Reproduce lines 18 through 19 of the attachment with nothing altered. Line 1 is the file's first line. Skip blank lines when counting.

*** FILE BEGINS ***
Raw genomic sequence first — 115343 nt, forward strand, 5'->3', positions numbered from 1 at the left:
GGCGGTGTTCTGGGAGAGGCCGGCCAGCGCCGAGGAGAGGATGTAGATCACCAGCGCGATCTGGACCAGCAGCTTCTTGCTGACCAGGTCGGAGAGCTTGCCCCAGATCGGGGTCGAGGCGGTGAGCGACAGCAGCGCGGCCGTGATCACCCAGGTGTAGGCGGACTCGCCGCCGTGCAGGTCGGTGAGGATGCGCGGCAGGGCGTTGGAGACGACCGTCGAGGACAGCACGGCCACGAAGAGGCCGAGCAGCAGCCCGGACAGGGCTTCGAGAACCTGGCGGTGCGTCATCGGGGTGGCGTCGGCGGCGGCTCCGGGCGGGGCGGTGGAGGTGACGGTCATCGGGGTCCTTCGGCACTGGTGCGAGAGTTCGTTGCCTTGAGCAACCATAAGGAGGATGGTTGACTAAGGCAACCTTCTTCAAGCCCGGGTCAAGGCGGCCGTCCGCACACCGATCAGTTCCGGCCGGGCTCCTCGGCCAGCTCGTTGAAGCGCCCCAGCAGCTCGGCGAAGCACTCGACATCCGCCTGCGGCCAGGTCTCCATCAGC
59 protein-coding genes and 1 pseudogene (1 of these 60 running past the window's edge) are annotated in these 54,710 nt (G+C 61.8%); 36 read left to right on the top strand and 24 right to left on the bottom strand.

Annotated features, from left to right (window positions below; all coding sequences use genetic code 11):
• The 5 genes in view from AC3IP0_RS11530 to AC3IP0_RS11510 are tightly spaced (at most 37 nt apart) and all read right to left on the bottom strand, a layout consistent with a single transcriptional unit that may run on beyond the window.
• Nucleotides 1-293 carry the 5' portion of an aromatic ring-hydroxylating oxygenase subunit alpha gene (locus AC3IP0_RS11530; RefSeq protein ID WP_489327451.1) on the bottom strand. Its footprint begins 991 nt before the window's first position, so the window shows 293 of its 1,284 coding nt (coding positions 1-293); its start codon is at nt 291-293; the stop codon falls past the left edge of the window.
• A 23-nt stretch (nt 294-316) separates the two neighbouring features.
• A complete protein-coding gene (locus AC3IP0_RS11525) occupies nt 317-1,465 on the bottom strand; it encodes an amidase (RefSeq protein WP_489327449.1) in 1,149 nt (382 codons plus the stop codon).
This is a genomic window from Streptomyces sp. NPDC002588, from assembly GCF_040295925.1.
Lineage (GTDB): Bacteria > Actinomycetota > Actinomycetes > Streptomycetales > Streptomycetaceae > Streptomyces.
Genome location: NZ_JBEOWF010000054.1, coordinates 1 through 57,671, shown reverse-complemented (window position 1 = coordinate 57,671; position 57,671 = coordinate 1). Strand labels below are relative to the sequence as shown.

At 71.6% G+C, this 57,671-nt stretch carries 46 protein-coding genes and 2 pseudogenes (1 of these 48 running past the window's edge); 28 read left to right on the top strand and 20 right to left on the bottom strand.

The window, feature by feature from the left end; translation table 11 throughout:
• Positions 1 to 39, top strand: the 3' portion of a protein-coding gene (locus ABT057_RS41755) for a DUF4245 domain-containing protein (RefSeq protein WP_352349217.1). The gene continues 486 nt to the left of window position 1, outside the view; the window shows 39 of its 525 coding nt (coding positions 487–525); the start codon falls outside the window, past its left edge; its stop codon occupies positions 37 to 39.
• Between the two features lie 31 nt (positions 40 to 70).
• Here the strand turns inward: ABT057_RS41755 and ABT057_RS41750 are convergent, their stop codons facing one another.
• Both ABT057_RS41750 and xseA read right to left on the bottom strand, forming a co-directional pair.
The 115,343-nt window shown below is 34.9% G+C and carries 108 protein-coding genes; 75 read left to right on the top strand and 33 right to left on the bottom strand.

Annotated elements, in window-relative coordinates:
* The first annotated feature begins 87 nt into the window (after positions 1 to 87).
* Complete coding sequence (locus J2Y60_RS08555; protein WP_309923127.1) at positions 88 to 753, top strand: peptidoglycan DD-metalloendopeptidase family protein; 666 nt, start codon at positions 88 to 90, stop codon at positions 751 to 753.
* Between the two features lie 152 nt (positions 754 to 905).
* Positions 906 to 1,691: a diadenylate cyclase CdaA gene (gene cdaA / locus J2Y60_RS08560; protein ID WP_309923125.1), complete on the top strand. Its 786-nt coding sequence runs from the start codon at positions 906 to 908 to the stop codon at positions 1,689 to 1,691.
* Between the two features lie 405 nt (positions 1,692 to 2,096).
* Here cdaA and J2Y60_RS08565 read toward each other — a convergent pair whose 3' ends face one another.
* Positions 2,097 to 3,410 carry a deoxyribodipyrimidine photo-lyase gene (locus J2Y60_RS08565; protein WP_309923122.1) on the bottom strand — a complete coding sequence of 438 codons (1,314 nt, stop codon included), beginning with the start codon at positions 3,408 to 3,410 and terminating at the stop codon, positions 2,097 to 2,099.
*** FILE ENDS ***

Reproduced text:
The 115,343-nt window shown below is 34.9% G+C and carries 108 protein-coding genes; 75 read left to right on the top strand and 33 right to left on the bottom strand.

Annotated elements, in window-relative coordinates: